Stede Bonnet – The Worst Pirate
Piracy was largely tolerated in Charles Towne (later renamed Charleston) in the late 1600s and early 1700s. Business owners welcomed those freewheeling marauders who poured gold and silver into the Holy City on their way up the coast. But in 1718, the casual attitude toward pirates changed after a rash of attacks on British ships going in and out of Charles Towne.
Stede Bonnet was born in 1688, to a wealthy plantation owner in Bridgeport, Barbados. He was privileged, educated, and well-mannered, with a penchant for reading–an unlikely candidate for piracy, for sure. After retiring from the Royal Army as a Major, Bonnet returned to Bridgeport. Now married, he inherited his father’s sugarcane plantation, and built his own fortune.
Then in 1717, something happened. Bonnet, for unknown reasons, decided to become a pirate. People have speculated over the years how this wealthy, refined, dandy would leave his posh plantation for a reckless life of piracy. Many thought he was, well, crazy. Some thought he was having a mid-life crisis. But most thought he was simply trying to escape his nagging wife.
Regardless of the reason, Bonnet bought a ship called The Revenge (the only time a pirate had ever bought a ship), hired a crew (to whom he paid a salary), and set sail. There was just one problem–Bonnet didn’t know anything about sailing. He either wandered around the ship taking in the sea air as if he were on a mid-day cruise, or he stayed in his berth and read. The crew soon began talks of mutiny, but The Revenge did have some success plundering ships. And Bonnet, looking for a quick buck, would secretly sell his stolen goods at a discounted price to the upper-crust of Charles Towne–goods they were more than willing to buy on the cheap.
In early spring, 1718, Bonnet was off the coast of Charles Towne, and Edward Teach (a.k.a. Blackbeard) sailed by. Blackbeard was a real pirate. He was well over six feet tall at a time when poor nutrition restricted the height of most pirates to around 5’5″, and he literally towered above his crew. He was cunning and shrewd, and his reputation for ruthlessness was well-known. Many ships surrendered just because they could see him coming. He was an absolute terror in the Caribbean and Atlantic between 1716 and 1718.
Blackbeard boarded Bonnet’s ship, and quickly surmised that Bonnet was no pirate. He suggested they team up for profitability’s sake, and offered to put one of his own crewmen on Bonnet’s ship to run things. Bonnet could still wander about the deck, read in his berth, and whatever else he usually did to pretend he was a pirate. That sounded like a win-win to Bonnet, and he agreed.
In May of 1718, Blackbeard, now with a fleet of six ships, blockaded Charles Towne. They pillaged nine ships and took hostages. For several days, Charles Towne leaders felt helpless. They couldn’t retaliate as long as Blackbeard had the hostages. To make matters worse, the pirates owned the city–they looted and vandalized businesses, attacking anyone in their way.
South Carolina Governor, Robert Johnson, was finally able to negotiate the release of the hostages with a few thousand British pounds of gold and silver. Blackbeard sailed away to Teach’s Hole, his hideout in North Carolina. Though no one pursued him, he knew the possibility of capture still lingered. So, he suggested that he and Bonnet separate and investigate obtaining a pardon from the governor of North Carolina.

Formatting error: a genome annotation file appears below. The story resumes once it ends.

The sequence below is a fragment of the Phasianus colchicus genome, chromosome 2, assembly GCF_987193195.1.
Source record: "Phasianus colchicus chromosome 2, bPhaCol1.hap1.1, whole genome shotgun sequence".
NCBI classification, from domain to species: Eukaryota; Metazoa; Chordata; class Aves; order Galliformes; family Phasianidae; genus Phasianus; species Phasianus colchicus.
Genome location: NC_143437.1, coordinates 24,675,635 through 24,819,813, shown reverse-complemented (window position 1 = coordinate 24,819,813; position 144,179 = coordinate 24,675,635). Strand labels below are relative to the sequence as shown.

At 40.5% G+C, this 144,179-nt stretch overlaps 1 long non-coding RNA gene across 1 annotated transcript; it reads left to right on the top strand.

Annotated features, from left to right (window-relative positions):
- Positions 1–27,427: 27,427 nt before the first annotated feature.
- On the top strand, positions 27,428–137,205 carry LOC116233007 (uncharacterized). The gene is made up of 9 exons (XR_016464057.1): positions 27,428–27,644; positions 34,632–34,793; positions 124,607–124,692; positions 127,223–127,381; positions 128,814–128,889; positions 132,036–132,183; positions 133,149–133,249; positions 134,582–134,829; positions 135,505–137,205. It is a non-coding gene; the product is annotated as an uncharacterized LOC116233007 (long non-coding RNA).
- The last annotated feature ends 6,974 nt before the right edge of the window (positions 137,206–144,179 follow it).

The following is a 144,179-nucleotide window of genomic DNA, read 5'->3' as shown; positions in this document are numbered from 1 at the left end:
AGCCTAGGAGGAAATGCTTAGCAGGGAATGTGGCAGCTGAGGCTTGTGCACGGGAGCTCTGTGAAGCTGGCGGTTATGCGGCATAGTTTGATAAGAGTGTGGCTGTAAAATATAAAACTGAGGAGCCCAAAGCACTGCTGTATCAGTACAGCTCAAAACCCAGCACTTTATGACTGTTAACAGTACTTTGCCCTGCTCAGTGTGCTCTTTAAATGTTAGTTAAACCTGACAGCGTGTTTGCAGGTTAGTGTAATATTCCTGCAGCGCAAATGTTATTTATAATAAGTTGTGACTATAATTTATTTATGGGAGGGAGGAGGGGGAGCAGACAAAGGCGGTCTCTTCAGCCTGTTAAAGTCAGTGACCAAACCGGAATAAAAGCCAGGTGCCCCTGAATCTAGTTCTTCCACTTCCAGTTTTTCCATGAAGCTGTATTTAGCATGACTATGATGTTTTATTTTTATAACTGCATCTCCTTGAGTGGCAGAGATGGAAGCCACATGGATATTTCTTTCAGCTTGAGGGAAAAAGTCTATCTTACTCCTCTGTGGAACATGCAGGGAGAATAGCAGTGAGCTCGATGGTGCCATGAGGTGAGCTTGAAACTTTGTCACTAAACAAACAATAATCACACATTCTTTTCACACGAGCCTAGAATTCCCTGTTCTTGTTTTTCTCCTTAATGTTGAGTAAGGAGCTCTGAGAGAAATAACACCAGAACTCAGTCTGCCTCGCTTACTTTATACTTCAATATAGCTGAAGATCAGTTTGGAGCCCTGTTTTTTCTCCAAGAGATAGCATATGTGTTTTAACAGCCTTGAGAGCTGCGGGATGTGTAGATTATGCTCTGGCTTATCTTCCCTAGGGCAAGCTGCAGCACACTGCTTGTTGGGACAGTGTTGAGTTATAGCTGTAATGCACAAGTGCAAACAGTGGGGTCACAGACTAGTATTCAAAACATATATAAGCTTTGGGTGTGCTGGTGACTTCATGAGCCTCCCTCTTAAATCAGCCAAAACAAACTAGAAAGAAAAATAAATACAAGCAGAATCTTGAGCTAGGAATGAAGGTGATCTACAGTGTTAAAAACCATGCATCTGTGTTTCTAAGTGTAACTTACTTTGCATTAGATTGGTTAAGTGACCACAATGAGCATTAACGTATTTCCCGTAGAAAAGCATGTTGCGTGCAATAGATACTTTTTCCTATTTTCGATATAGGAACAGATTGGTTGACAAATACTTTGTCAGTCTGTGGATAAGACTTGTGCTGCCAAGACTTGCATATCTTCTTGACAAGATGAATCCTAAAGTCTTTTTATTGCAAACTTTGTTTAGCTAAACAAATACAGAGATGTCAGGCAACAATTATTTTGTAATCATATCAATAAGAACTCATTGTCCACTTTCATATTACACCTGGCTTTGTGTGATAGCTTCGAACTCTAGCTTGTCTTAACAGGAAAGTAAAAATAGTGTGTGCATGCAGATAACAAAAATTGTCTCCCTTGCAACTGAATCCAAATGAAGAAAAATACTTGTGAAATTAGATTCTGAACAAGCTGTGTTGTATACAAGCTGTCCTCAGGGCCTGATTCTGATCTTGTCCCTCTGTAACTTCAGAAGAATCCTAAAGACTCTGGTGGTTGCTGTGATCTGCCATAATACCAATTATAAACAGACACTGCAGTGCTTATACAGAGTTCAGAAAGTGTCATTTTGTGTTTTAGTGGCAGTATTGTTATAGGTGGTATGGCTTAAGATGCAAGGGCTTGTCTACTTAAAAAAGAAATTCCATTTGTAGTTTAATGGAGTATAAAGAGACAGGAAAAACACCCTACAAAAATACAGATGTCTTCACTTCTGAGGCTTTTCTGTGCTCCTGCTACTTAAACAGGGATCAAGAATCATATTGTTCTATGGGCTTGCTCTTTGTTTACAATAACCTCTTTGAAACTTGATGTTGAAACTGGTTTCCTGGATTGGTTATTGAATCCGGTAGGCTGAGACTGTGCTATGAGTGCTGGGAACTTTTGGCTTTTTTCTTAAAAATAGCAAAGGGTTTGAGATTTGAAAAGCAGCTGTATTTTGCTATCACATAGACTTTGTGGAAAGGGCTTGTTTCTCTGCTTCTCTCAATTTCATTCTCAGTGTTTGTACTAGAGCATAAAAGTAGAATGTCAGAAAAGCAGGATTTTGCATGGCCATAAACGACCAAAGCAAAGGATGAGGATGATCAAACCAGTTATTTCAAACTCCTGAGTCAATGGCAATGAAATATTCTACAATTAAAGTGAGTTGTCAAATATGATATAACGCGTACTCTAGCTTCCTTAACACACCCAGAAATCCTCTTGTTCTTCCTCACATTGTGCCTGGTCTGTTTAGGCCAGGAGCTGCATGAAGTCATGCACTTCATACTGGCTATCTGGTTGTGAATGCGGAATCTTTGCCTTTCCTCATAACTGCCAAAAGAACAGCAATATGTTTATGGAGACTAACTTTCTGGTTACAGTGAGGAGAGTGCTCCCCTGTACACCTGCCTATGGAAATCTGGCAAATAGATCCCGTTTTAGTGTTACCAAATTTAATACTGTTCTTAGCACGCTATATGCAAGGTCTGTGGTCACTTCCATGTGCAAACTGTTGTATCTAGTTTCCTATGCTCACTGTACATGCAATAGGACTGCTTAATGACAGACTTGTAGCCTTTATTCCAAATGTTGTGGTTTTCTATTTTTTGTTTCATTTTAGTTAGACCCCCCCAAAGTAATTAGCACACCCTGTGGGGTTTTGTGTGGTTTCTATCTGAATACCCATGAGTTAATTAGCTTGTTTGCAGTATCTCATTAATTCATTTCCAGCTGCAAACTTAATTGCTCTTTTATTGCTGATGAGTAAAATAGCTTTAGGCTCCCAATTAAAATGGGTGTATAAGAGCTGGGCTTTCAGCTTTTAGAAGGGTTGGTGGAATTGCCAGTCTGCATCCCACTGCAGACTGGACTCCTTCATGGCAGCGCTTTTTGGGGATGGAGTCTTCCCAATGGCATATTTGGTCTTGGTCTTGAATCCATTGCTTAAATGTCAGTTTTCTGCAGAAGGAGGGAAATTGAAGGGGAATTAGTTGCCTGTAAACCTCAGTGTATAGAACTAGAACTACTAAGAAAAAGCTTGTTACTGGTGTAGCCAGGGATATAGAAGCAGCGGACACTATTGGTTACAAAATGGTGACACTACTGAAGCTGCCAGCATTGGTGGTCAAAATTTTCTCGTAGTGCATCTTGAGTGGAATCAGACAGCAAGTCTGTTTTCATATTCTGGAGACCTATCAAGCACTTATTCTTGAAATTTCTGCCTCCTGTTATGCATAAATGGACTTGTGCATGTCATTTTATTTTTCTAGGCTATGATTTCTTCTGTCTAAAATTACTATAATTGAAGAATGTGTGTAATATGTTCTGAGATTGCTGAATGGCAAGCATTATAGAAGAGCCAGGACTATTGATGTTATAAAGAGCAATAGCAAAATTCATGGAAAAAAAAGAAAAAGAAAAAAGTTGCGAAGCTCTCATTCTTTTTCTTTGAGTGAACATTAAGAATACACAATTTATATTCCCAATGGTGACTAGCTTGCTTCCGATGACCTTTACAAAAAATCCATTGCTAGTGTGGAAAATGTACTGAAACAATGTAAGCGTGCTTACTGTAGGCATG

Bonnet went ashore with several of his crew to gather provisions. When he returned to his ship a week later, he found his crew stranded on a sand bar and The Revenge scuttled. Blackbeard had double crossed him. No honor among thieves, apparently.
By September, Bonnet was captured during what would be known as the Battle of Cape Fear, and imprisoned in the Provost Dungeon in Charles Towne. Because of Bonnet’s popularity with the town’s elite, though, strings were pulled to get him out of the dungeon and placed under house arrest in the town marshal’s mansion. With the help of a crooked sentry an a few local sympathizers, Bonnet was able to escape while disguised as a woman. He and his lieutenant escaped in a small boat, but were soon re-captured on Sullivan’s Island, located across the harbor, the next day. He was still wearing the dress.
Bonnet repeatedly tried to obtain a pardon from Robert Johnson without success. On December 10, 1718, Bonnet was taken to the gallows at White Point Gardens, located on Charles Towne Harbor, and hanged with 29 other pirates. The thirty corpses twisted in the coastal breeze for four days so that any pirate sailing in the harbor would see that Charles Towne had had enough. But pirates often rowed up Vanderhorst’s Creek to access the city from the rear. So, after the pirates’ bodies were cut down, they were thrown into the creek which ran below the water line, from the beginning of the Cooper River across the peninsula toward Meeting Street. Any pirate who had designs to sneak into Charles Towne would surely see the mass makeshift grave in the creek.
As the city expanded, Vanderhorst’s Creek was filled and became Water Street, and the dead pirates supposedly remain below. Some have said they have seen the ghosts of pirates still hanging from the oak trees at White Point Gardens. Others say that Stede Bonnet still haunts Water Street. One steadfast legend is that if you stand at the foot of Water Street and look out into the Cooper River under a full moon, you can see the faces of all of the dead pirates just below the water line.
True? Who knows? You’ll have to check it out. Try Charleston Pirate Tours for a family-friendly, “swashbuckling good time.”
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White Point Gardens
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